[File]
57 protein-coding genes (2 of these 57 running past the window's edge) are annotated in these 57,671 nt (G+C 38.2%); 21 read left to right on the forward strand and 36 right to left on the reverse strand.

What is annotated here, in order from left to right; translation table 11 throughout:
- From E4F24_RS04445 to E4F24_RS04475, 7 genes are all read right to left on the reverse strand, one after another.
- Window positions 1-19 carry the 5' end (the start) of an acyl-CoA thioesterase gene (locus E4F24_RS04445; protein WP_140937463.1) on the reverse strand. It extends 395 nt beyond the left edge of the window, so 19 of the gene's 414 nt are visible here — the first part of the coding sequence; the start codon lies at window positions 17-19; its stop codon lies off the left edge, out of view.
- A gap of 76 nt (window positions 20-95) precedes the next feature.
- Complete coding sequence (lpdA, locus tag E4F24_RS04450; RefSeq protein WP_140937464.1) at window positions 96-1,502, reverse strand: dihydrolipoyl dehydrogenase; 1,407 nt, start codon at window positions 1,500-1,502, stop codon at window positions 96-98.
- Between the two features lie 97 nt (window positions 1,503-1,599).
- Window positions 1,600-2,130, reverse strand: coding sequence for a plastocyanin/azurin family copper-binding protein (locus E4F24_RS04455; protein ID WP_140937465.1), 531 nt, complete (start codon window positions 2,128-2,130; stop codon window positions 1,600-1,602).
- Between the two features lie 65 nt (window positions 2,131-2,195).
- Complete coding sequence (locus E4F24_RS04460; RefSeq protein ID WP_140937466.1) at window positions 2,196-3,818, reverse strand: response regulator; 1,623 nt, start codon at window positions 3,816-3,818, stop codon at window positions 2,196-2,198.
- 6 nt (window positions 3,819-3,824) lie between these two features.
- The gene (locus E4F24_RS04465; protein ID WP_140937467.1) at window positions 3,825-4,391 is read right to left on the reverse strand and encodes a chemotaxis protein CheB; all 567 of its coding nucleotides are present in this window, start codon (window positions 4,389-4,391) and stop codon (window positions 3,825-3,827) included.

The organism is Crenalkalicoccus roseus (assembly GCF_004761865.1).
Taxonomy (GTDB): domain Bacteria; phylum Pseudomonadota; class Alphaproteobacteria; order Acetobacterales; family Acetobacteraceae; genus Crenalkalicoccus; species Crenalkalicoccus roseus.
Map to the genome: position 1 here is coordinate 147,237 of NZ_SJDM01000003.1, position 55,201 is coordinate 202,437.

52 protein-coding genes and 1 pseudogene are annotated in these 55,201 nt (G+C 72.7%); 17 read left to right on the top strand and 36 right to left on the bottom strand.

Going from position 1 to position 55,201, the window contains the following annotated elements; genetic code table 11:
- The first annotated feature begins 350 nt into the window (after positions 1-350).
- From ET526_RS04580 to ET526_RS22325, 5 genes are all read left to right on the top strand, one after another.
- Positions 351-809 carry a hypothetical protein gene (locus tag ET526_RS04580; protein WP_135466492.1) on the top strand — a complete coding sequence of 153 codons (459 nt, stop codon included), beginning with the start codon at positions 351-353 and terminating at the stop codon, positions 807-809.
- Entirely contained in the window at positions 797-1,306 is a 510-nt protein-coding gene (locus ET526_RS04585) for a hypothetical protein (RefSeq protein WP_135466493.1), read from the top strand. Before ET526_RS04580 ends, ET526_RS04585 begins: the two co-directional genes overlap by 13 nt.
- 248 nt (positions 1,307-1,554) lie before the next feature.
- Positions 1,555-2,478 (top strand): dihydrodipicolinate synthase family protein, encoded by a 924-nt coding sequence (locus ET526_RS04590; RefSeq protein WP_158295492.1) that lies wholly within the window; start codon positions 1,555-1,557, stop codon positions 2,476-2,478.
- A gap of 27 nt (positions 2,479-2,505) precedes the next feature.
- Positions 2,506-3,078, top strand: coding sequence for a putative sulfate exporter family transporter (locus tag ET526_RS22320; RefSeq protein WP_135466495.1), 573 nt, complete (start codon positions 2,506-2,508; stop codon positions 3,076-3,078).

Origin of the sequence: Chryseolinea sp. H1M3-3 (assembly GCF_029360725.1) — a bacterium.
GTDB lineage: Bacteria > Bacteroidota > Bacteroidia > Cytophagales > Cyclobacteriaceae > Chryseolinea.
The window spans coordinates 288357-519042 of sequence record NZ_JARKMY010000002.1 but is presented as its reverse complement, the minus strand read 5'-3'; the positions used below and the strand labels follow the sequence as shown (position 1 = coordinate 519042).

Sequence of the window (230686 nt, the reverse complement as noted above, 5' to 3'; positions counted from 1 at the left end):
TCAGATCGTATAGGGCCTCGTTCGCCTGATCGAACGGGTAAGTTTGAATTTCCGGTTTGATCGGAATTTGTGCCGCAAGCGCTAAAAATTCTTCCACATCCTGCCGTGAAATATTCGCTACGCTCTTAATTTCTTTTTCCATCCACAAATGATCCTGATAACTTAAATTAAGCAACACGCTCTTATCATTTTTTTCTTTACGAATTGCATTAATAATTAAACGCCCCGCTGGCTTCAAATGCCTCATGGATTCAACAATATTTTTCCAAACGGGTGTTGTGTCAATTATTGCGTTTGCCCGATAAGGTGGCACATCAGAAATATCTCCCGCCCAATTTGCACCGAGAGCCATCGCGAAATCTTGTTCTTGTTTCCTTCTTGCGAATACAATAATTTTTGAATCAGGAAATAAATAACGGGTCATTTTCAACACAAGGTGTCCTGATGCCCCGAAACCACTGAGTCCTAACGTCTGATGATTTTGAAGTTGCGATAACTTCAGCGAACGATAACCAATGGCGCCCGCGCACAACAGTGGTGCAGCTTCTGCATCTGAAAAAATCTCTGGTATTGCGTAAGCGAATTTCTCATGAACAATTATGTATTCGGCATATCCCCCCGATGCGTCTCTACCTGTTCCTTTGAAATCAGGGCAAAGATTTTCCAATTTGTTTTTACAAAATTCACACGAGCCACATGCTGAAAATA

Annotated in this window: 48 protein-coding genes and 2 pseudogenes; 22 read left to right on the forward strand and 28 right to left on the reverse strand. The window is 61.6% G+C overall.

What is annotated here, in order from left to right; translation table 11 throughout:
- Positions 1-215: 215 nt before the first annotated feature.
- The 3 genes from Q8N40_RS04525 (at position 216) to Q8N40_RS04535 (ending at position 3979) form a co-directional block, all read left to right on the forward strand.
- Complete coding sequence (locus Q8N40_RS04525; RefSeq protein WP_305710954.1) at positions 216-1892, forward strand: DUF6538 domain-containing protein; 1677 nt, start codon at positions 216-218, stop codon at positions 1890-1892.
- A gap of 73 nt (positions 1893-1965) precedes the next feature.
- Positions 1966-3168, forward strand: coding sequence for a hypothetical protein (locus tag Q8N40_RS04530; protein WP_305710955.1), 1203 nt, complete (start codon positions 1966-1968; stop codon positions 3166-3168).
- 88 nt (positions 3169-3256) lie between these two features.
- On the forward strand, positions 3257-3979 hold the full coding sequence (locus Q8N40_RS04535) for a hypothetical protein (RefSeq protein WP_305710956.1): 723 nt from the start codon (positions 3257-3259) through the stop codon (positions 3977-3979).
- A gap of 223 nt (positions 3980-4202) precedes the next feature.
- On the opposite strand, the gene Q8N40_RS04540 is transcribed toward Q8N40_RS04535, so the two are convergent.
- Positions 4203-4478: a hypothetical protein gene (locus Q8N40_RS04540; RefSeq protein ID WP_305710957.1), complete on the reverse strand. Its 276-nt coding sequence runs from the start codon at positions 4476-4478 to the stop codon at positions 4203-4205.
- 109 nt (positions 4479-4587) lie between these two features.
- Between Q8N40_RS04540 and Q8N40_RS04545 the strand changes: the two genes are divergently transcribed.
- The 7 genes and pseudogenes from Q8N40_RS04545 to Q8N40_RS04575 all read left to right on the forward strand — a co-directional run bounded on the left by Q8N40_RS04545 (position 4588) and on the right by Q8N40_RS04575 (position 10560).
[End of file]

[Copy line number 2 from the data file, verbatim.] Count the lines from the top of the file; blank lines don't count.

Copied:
What is annotated here, in order from left to right; translation table 11 throughout: